BBW also argues that Tri-G did not provide an adequate basis for estimating Tri-G's lost profits with respect to the partially completed lots. At trial, Tri-G relied on Sherman's testimony that he anticipated selling the 23 vacant lots for a profit of $20,000 each once construction was complete. BBW argues that Sherman's testimony was inadequate because it concerned CLG's, not Tri-G's, endeavors and, to boot, concerned CLG's past endeavors. Notably, BBW cites no authority for the contention that Tri-G's reliance on CLG's endeavors was improper per se. Therefore, we will not address that contention. As for the assertion that Tri-G's reliance on CLG's past endeavors was improper, BBW cites Drs. Sellke & Conlon, Ltd. v. Twin Oaks Realty, Inc., 143 Ill. App. 3d 168, 174 (1986), for the rule that "[e]vidence of past success in similar endeavors is not sufficient to support an award of lost profits, as conditions may vary with each endeavor." Both Drs. Sellke & Conlon and the case upon which it relies, Favar v. Riverview Park, 144 Ill. App. 86 (1908), are factually distinguishable because they both dealt with profits expected in new, untested businesses. "Illinois courts have generally found in situations where lost profits are sought for interruption or delay in a business that the 'reasonable certainty' requirement may be satisfied through evidence of a plaintiff's past profits in an established business, but that the lost profits of a new business would be too speculative." Malatesta v. Leichter, 186 Ill. App. 3d 602, 621 (1989). Sherman testified that, before he became involved in Huntington Point in the summer of 1978, he had spent several years in the construction business, which he characterized as "profitable" for him. BBW does not dispute that the 23 vacant lots were comparable to the 14 partially completed lots individually or that Sherman's business of selling homes for profit was comparable to Tri-G's business of selling homes for profit. Given these concessions and Sherman's significant experience in the construction business, we believe that Sherman's testimony as to the profits he expected on the 23 vacant lots was an adequate basis for calculating Tri-G's lost profits on the 14 partially completed lots.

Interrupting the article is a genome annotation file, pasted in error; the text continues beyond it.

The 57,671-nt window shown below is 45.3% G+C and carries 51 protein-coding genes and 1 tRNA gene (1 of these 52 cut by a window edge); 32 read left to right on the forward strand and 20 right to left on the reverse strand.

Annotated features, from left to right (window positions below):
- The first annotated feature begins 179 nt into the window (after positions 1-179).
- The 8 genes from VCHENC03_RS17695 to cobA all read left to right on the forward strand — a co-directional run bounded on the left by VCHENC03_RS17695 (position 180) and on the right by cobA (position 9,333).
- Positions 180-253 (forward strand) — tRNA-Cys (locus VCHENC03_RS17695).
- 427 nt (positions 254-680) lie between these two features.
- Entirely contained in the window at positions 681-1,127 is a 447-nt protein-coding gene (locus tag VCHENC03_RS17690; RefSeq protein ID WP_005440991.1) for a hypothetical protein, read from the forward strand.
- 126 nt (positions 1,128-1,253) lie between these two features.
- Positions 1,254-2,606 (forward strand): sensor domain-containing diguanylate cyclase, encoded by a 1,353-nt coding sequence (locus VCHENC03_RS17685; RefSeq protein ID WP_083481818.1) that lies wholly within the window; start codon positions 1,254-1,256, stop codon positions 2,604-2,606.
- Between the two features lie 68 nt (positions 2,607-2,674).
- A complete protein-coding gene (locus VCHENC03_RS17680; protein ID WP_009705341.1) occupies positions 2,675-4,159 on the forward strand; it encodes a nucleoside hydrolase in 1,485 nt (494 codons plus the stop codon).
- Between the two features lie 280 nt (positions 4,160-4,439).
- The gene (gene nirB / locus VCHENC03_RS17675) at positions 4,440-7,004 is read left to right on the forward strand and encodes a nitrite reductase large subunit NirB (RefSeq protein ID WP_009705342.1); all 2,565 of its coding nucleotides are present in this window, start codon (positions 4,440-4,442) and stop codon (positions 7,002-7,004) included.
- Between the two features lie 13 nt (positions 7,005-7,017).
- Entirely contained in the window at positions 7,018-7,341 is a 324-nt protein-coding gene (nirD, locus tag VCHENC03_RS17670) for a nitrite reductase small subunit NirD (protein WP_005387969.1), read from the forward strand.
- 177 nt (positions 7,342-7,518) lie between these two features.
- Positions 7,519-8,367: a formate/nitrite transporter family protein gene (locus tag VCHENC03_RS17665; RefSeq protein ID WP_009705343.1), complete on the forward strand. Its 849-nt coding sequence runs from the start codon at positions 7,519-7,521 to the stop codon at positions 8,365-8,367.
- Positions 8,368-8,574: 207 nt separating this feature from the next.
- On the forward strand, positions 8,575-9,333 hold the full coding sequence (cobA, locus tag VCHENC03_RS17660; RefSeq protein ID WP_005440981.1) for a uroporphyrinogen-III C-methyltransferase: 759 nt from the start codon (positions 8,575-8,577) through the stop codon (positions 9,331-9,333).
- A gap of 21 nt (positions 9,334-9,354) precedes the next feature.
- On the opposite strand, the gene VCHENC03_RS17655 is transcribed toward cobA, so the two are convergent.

BBW's last argument on compensatory damages is that the award Tri-G received is excessive. We need not decide how this argument is impacted by BBW's failure to challenge the proof supporting the allegations of breach of contract, because the argument is waived for lack of development. BBW's argument is twofold. First, BBW asserts that the award "was not supported by the record" and had "no basis in fact." BBW neglects to support these forceful remarks with any reference to the evidence at trial. "Mere contentions, without argument or citations of authority, do not merit consideration on appeal." McCleary, 251 Ill. App. 3d at 995. BBW challenges the damages award on the additional basis that it significantly exceeded the damages Tri-G specified in its closing argument. BBW itemizes the amounts Tri-G requested and notes that they total $748,562, which is only two-thirds of the award of $1,168,775. BBW argues that the award should be reduced at least to what Tri-G requested. BBW presupposes here that a damages award should not exceed the specific amount requested by the plaintiff. BBW's sole authority for this proposition is Ash v. Wallenmeyer, No. 85--C--8557 (N.D. Ill. May 4, 1990), where the court reduced a damages award to the amount requested by the plaintiff. Ash is a federal district court case and therefore is not binding on this court. Burris, 269 Ill. App. 3d at 1016. Moreover, Ash relied specifically on a provision of federal procedural law in reducing the damages award. BBW points to no analogous provision in Illinois law. Even if we found Ash persuasive, we could not in good conscience follow its example without knowing the posture of Illinois law on the issue. BBW cites no such Illinois authority.